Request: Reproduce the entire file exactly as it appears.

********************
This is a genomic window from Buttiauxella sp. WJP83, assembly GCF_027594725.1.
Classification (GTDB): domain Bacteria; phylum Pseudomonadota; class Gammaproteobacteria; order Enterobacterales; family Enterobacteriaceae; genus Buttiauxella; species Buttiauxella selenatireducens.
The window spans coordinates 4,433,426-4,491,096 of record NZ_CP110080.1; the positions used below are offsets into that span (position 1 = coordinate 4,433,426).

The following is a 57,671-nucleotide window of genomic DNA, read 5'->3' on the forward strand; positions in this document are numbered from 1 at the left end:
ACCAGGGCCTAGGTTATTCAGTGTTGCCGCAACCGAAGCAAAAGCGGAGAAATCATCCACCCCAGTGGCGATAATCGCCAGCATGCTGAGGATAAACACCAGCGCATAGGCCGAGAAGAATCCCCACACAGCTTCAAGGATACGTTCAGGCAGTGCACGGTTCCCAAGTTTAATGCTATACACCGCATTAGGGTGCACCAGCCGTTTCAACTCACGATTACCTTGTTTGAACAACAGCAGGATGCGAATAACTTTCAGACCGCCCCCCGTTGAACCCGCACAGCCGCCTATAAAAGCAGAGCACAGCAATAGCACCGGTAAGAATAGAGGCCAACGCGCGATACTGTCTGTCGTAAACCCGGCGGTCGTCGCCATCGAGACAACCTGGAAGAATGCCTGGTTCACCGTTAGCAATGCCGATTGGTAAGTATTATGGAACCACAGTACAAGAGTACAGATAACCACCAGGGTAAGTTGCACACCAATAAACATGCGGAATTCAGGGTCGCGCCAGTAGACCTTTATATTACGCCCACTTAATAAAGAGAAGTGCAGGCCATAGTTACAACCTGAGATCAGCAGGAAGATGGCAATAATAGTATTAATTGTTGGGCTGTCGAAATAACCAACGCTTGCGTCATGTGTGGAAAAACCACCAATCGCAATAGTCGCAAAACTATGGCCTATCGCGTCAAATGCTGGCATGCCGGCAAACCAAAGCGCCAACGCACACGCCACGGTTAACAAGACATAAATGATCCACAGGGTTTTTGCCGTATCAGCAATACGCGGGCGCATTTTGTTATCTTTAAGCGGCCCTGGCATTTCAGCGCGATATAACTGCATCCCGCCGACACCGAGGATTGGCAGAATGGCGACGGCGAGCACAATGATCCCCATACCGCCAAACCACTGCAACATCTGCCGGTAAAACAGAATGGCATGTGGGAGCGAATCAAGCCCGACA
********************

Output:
This is a genomic window from Buttiauxella sp. WJP83, assembly GCF_027594725.1.
Classification (GTDB): domain Bacteria; phylum Pseudomonadota; class Gammaproteobacteria; order Enterobacterales; family Enterobacteriaceae; genus Buttiauxella; species Buttiauxella selenatireducens.
The window spans coordinates 4,433,426-4,491,096 of record NZ_CP110080.1; the positions used below are offsets into that span (position 1 = coordinate 4,433,426).

The following is a 57,671-nucleotide window of genomic DNA, read 5'->3' on the forward strand; positions in this document are numbered from 1 at the left end:
ACCAGGGCCTAGGTTATTCAGTGTTGCCGCAACCGAAGCAAAAGCGGAGAAATCATCCACCCCAGTGGCGATAATCGCCAGCATGCTGAGGATAAACACCAGCGCATAGGCCGAGAAGAATCCCCACACAGCTTCAAGGATACGTTCAGGCAGTGCACGGTTCCCAAGTTTAATGCTATACACCGCATTAGGGTGCACCAGCCGTTTCAACTCACGATTACCTTGTTTGAACAACAGCAGGATGCGAATAACTTTCAGACCGCCCCCCGTTGAACCCGCACAGCCGCCTATAAAAGCAGAGCACAGCAATAGCACCGGTAAGAATAGAGGCCAACGCGCGATACTGTCTGTCGTAAACCCGGCGGTCGTCGCCATCGAGACAACCTGGAAGAATGCCTGGTTCACCGTTAGCAATGCCGATTGGTAAGTATTATGGAACCACAGTACAAGAGTACAGATAACCACCAGGGTAAGTTGCACACCAATAAACATGCGGAATTCAGGGTCGCGCCAGTAGACCTTTATATTACGCCCACTTAATAAAGAGAAGTGCAGGCCATAGTTACAACCTGAGATCAGCAGGAAGATGGCAATAATAGTATTAATTGTTGGGCTGTCGAAATAACCAACGCTTGCGTCATGTGTGGAAAAACCACCAATCGCAATAGTCGCAAAACTATGGCCTATCGCGTCAAATGCTGGCATGCCGGCAAACCAAAGCGCCAACGCACACGCCACGGTTAACAAGACATAAATGATCCACAGGGTTTTTGCCGTATCAGCAATACGCGGGCGCATTTTGTTATCTTTAAGCGGCCCTGGCATTTCAGCGCGATATAACTGCATCCCGCCGACACCGAGGATTGGCAGAATGGCGACGGCGAGCACAATGATCCCCATACCGCCAAACCACTGCAACATCTGCCGGTAAAACAGAATGGCATGTGGGAGCGAATCAAGCCCGACA